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Leven, 1813
Type: Survey Ship ; late Sloop ; Armament 20
Launched : 23 Dec 1813 ; Disposal date or year : 1848
BM: 457 tons

27 Oct 1814 commissioned at Sheerness.

16 Jan 1815 Wm Marks advanced from AB to Gunner.

29 Jan 1815 came down from the river, through the Downs, bound to the westward.

Jan - Nov 1815 Marshall reports that whilst under the command of Captain Bluett she was employed on the coast of la Vendee, during Boanaparte's final attempt to continue the campaign.

27 Feb 1815 muster book signed by Purser G Nicholls.

7 Sep 1815 arrived Portsmouth from Cork.

26 Nov 1819 arrived Madeira prior to sailing for England.

21 Dec 1819 arrived Spithead from a survey of the Western islands, and coast of Africa.

23 Dec 1819 departed Spithead for Woolwich.

3 Jan 1820 arrived Woolwich from a survey of the coast of Africa and the Canary Islands, and is expected to be repaired and fitted for further foreign service.

27 Nov 1821 Is in commission and employed on voyages of discovery and survey duties.

29 Jan 1822 arrived Spithead from Woolwich with the Barracouta, fitted for surveying on the Coast of Africa, and will shortly be paid wages etc., prior to sailing.

4 Feb 1822 departed Spithead with the Barracouta to survey the S.E. Coast of Africa.

9 Feb 1822 a new type of chain pump has been fitted, per a plan of Lt. E. Edwards, which can apply the power of the capstan to the action of pumping, which allows a continue motion of the chains, which isn't usually possible using manpower, who usually find 10 minutes a maximum. For more info see the Hampshire Telegraph of 18 Feb 1822.

13 Feb 1822 departed Plymouth for Lisbon.

23 Feb 1822 arrived Lisbon with the Barracouta.

5 Mar 1822 due to depart Lisbon for Madeira, Teneriffe, Rio and the Cape.

In August, 1821, Captain William Fitzwilliam Owen commissioned the Leven, 24, for the survey of the coasts of Africa. He had previously seen much service in the East Indies, and had been a prisoner at Mauritius for two years. The Leven had a tender called the Barracouta, commanded by Commander William Cutfield ; and in 1822 these two vessels executed a survey of Table Bay. Captain Owen and his officers and men were entering upon most arduous work in a deadly climate, far more dangerous to life and health than service in the Arctic regions. Departing to Delagoa Bay, the men, serving up the rivers in open boats, died in great numbers. The ships were decimated ; and among the victims was Cutfield, who was succeeded by Commander Alexander Thomas Emeric Vidal, with Lieutenant Thomas Boteler as his assistant. The work was resolutely continued along the Mozambique coast, in 1823, by Sofala and Quillimane to Zanzibar and Mombasa, and was followed by the survey of the Seychelles, and Tamatave. As giving an idea of the desperate character of this service, more desperate than a hard-fought campaign, it is recorded that two-thirds of the officers of those surveying vessels fell victims, and that half the men died in seven months.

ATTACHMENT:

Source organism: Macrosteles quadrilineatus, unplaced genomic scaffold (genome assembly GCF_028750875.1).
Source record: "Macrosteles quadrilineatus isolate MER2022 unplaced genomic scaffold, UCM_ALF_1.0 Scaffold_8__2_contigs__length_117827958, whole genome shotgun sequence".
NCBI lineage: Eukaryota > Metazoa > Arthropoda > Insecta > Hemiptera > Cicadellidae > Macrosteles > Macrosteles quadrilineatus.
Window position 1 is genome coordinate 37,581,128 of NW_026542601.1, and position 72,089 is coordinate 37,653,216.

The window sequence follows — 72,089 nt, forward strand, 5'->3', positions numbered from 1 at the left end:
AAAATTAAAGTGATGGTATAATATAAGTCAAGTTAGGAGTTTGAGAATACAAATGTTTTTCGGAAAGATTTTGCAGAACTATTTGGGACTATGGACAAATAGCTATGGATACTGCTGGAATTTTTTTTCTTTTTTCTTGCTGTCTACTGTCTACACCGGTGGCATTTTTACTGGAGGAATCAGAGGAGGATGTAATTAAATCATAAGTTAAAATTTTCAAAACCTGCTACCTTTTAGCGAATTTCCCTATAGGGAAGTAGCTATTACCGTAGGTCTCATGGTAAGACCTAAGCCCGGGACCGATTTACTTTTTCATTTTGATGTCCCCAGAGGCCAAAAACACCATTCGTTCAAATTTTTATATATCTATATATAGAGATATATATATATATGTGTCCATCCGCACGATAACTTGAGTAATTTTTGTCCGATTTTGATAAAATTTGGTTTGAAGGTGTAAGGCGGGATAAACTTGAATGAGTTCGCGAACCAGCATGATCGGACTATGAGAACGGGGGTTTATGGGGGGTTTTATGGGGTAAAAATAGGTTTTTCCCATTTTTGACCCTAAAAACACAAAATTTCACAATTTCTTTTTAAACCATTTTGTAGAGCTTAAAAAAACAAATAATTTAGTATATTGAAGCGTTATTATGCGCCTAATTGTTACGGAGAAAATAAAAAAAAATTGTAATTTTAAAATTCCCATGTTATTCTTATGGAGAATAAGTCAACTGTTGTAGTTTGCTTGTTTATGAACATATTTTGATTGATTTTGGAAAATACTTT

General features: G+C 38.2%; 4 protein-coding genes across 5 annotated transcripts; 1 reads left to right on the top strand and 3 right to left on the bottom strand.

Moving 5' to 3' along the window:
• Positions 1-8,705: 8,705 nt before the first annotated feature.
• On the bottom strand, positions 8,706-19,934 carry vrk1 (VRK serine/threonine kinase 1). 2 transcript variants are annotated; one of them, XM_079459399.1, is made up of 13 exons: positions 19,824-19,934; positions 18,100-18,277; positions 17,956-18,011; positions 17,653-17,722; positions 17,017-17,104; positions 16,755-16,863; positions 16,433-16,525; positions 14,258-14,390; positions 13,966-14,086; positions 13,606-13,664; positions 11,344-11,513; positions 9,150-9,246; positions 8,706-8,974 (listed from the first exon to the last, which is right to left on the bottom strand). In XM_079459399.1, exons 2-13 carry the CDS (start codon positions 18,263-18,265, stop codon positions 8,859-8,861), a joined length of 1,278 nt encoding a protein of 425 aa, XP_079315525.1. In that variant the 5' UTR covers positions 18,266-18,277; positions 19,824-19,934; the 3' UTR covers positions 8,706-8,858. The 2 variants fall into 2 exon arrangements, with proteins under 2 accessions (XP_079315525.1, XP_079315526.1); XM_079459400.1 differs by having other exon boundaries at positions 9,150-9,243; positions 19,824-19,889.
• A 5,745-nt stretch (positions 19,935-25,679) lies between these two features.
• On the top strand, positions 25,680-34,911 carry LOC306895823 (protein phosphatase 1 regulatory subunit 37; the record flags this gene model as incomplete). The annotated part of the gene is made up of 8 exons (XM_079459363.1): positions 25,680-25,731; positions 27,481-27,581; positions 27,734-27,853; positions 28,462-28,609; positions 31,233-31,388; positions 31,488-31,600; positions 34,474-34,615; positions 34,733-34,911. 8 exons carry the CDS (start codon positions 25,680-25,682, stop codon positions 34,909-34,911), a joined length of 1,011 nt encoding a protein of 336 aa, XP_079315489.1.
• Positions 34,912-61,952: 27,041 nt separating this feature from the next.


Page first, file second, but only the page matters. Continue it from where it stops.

In November, 1825, Captain W. F. Owen began the survey of the west coast of Africa at Walfisch Bay, gradually working up to Sierra Leone and the Gambia. He returned home after a service of five years, having traced thirty thousand miles of coast, and prepared eighty-three charts and plans. When it is considered that no chartroom was supplied on board the Leven, and that she laboured under other avoidable disadvantages, the amount of work done by her officers in such a climate must be regarded as prodigious. Boteler died of fever on the coast in 1829, being then Commander of the Hecla, surveying vessel. Vidal also continued to work on the west coast after the return of the Leven ; and he later surveyed the Azores on board the Styx from 1841 to 1845. The Royal Navy A History from the earliest times to the present Vol VI.

26 Mar 1825 Is expected to call Cape Of Good Hope in the near future on her way home from the Madagascar and the Sychelles.

16 Jun 1825 Has detained and sent in to Port Louis, Mauritius, the Soleil, flying Spanish colours, with 160 slaves on board, discovered in St. Augustin Bay, Madagascar.

23 Jul 1825 had arrived at Port Louis, Mauritius, from Madagascar, where Captain Owen wrote to J. W. Croker at the Admiralty regarding his seizure of the slave vessel Soleil, and the fact that the Portuguese Governor at Madagascar had issued a passport for the ship, which was French property and was engaged in the slave trade.

17 Oct 1825 had returned to the Cape of Good Hope from surveying at Madagascar and Delagoa Bay, and was refitting.

21 Oct 1825 to proceed shortly to survey the coast of Africa when a survey of has been completed here. Her tenders are reported to be the schooner Albatross and brig Barracouta.

11 Nov 1825 Table Bay.

28 Jan 1826 at Sierra Leone.

5 Apr 1826 Sierra Leone, is reported to have completed a survey of the 6 islands making up the Isles de Los, 70 miles south of here, and to have inspected the coast line from the Cape of Good Hope to her, looking for anchorages etc.

1827 Harbour Service.

1830 Convict Hulk, Chatham.

Feb 1842 receiving ship, Limehouse.